Social enterprises are distinguishable from non-profits or charities in that they actively trade in a competitive marketplace. In addition, whilst the enterprise is driven by the need to be financially sustainable, they follow more than a purely for-profit motive with a clearly defined impact model as a core part of strategic and tactical decision making. Keeping this in mind, our organisation is inherently a fantastic example of a social enterprise because we already fully reinvest all surpluses into new opportunities which, due to their research-based origin, are naturally geared to create social and environmental impact outcomes.

What is new for us is that we are now looking to consciously adopt the social enterprise model. We’re developing a sophisticated impact model that sits alongside our business model, guiding our reinvestment decisions to deliberately create impact at scale alongside our financial sustainability. The aspiration is that this approach will empower us to significantly scale our impact generation.

We’re still on the journey. I’m not aware of any other commercialisation office looking to adopt a social enterprise model for the business itself although social enterprise on a project level is more commonly adopted, so there’s no direct playbook to follow, but we’re really excited about where this will lead us.

NZE: WHAT ADVICE WOULD YOU GIVE TO UNIVERSITY RESEARCHERS WHO ARE INTERESTED IN PARTNERING WITH INDUSTRY OR BECOMING ENTREPRENEURS THEMSELVES?

AB: Entrepreneurship is a team sport. When you get to a point where you’re ready to commercialise your research, having a support system you can trust is critical.

At Wellington UniVentures, we wrap support around our researchers to ensure they have the wider team to power their aspirations. Our researchers are brilliant, but naturally they’re not across the minutia of intellectual property, contracts law, market research, investment and partnership negotiation. That’s what we’re here for. Our Commercialisation Managers are also well-connected across government and industry, and they help our innovators get access to the people and funding they need to advance their idea. We also work with our innovators to help raise their profiles in the media. It’s not possible for one person to hold all this expertise and experience while at the same time advancing their research.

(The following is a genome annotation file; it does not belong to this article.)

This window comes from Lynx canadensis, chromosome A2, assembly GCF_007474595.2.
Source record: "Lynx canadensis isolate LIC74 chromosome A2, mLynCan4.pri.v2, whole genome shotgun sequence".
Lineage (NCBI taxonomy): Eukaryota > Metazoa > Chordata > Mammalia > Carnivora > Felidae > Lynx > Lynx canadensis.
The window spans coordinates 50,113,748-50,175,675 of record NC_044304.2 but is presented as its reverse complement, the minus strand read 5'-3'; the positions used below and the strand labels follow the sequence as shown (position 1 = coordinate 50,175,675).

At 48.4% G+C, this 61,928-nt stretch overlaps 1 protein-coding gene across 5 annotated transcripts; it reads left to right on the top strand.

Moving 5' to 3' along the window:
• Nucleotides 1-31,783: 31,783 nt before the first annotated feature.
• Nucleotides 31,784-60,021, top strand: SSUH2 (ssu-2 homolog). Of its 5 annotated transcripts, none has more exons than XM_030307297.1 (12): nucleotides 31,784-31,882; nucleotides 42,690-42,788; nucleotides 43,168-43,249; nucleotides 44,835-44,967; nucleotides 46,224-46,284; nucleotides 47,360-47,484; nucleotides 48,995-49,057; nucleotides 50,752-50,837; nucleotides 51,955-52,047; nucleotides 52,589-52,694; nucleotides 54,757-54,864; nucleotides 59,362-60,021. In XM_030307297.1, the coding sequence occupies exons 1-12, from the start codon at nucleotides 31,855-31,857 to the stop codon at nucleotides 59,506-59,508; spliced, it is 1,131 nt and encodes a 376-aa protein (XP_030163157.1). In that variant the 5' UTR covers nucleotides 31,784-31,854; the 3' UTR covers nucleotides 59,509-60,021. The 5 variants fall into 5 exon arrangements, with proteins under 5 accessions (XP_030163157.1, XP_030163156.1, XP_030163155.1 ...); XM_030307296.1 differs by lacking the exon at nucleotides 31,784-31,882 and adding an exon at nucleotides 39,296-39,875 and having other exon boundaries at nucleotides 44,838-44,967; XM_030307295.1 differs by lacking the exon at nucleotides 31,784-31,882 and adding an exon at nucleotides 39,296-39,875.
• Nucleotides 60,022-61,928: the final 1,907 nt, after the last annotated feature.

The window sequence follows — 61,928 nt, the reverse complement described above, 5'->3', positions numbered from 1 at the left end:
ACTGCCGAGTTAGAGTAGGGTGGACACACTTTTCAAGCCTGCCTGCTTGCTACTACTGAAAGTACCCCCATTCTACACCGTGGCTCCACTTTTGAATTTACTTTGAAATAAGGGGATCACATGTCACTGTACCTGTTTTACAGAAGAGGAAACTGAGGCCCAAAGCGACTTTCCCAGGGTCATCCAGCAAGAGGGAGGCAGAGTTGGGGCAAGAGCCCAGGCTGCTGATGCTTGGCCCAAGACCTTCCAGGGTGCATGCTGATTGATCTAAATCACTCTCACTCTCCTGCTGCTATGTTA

For anyone who wants to chart an entrepreneurship journey, it’s important to lose the idea of a solo entrepreneur. Get a good handle on where your expertise and interests lie, then build a team that will play to your strengths.

NZE: FOR A SMALL COUNTRY, NEW ZEALAND PUNCHES WAY ABOVE ITS WEIGHT IN TERMS OF RESEARCH COMING OUT OF ITS UNIVERSITIES. HOW CAN INDUSTRY TAP INTO THIS RESOURCE?

AB: The quality of research coming out of Victoria University of Wellington is astounding. Our researchers are literally leading the world in terms of space technology, material science, and health research. This presents a huge opportunity for business and government to leverage world-class expertise at their doorstep but, to some extent, this potential is still untapped.